The term koppojutsu (“bone technique”) is most frequently used in traditional Japanese martial arts to refer to “breaking” techniques. They are the joint-breaking techniques of koryu Jujitsu and Ninjutsu, and the kicks and strikes of old form Karate designed to break bones and ribs. For the purposes of this article, koppo specifically implies the intentional study and practice of the ability to harm and destroy, in contrast to mainstream Aikido practice in which only peaceful technique is practiced in support of the moral vision of the Founder. Koppo is the emphasis of battlefield technique, of which modern Aikido “safe” technique is a limited manifestation. Koppo focus requires very serious intent, treating training as situations of life-and-death severity, and intentionally setting aside comfortable focus, attitudes, and energy in training. While the concept of atemi also can include striking disruptive or sensitive targets, Saotome Sensei’s usage of koppo refers to a specific mindset beyond augmentation of technique.
In recent years, Saotome Sensei has spoken increasingly of the importance of studying koppo for serious students of Aikido. In keiko, he often uses it while demonstrating pressure point strikes and controls beyond the typical Aikido syllabus (e.g., sankyo, yonkyo), and an attitude of severe martial intent. After an extensive class on the topic at the 2016 ASU Winter Intensive, I had the opportunity to interview him at length on what would be, for most Aikidoka, a very controversial topic. The following article is written in Sensei’s voice based on that interview, and to match the flow of the conversation as much as possible. It is also written to convey Saotome Sensei’s deep convication and explanation about how the study of destructive techniques can be not only consistent with Aikido moral philosophy, but requisite for a deeper understanding of the teachings of the Founder.
The Light Side and the Dark Side
Koppo is the “dark side” of Aikido training. Yes, the purpose of Aikido is healing; healing is the “light side” (as Sensei describes this, he holds his hand out and shows the top, then the bottom of his right hand). The koppo side of Aikido studies destruction, and knowledge of how to destroy an attacker in order to save your life and the lives of others. Most Aikido practitioners do not have an understanding of koppo, and think that they can choose to practice only the light side. They are not attracted to dark side techniques and concepts, they don’t even like the idea. But the light side and dark side, ura and omote (front and back) are not different things. True Aikido light side must also contain the dark side. Without an understanding of koppo, an ability to destroy, then Aikidoka have no actual ability to defend themselves or others in true life-or-death situations.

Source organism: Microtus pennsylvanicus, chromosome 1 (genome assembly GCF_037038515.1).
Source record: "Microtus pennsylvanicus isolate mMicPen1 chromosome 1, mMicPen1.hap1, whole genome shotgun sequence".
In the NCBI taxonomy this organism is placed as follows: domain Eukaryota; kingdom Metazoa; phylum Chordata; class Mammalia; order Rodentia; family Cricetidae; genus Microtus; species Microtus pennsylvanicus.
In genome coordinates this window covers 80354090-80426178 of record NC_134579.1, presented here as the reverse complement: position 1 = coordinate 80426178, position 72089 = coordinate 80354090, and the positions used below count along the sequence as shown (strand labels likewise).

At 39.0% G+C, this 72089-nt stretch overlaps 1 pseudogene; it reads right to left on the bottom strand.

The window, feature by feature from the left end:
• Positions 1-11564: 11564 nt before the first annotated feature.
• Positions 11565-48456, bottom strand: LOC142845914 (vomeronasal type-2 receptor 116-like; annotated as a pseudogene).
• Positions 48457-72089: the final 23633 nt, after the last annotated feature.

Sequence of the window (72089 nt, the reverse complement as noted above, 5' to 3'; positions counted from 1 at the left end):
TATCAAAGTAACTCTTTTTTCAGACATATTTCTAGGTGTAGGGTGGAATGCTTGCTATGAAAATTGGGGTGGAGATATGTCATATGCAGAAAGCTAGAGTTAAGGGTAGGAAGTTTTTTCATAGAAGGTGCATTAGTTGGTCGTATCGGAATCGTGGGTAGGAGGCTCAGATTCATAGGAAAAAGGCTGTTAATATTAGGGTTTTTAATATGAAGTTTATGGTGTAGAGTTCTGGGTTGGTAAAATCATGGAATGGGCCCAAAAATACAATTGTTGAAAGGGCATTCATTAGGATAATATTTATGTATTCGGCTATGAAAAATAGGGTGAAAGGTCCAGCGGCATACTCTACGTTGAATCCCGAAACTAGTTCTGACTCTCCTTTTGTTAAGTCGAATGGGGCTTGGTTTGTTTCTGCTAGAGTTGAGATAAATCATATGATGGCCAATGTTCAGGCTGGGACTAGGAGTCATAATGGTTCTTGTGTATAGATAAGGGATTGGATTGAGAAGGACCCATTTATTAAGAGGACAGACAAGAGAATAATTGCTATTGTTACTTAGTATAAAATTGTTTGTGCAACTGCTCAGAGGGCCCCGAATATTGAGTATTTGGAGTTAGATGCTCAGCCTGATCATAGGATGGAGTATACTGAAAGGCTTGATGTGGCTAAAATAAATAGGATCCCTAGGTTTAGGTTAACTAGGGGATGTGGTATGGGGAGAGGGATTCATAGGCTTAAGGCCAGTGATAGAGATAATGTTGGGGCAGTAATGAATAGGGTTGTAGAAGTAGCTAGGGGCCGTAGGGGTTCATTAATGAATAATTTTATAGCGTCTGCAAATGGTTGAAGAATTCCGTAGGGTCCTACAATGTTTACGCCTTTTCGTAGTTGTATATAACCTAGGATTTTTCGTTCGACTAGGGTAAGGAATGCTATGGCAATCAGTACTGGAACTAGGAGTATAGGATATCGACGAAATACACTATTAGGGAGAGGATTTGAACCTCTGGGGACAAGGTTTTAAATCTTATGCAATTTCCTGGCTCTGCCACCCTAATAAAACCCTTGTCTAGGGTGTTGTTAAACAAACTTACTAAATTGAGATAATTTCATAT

“Aikido is not dancing!” – Saotome Sensei
This was taught to me by O Sensei. O Sensei never discussed koppojutsu concepts and weapons koppojutsu to regular students or at seminars, only to his closest uchideshi (apprentice disciples). Only three people – Tamura, Chiba, and myself. Maybe to some of his original uchideshi too. But koppo understanding, awareness, capability was part of all of his movements. It was part of his power, it was always there in his open hand movements, always in his kumitachi and kumijo. Every time he picked up a jo (staff), every time he picked up a ken (sword), there was the harnessed power to kill. All Aikido techniques contain the power to kill or deeply injure (at this point, Sensei demonstrates a kotegaeshi on me; then he repeats the technique, only against my thumb, and then again with my finger joints crumpled). With proper understanding our techniques are not “safe” versions of historical battle techniques, they are full-power battlefield techniques that nage is strong enough to contain for the sake of uke. The technique that O Sensei manifested was like a tiger biting gently with its teeth; compassionate but with reservation of incredible power that one felt at a primitive level. Nage should always be aware of this.
There Are Not Two Swords, Only One
This is one of the deeper meanings of katsujinken / satsujinken (the philosophy of the “life giving sword” versus the “death giving sword”) – that there are not two different swords, but one. O Sensei talked about these concepts to me during private times, when I was cooking for him, when I was attending on him, when I was caring for him in his home as otomo uchideshi (live-in servant apprentice). O Sensei never taught these concepts or movements to regular students; this is why most of the world only understands Aikido as a defensive, pacifist art.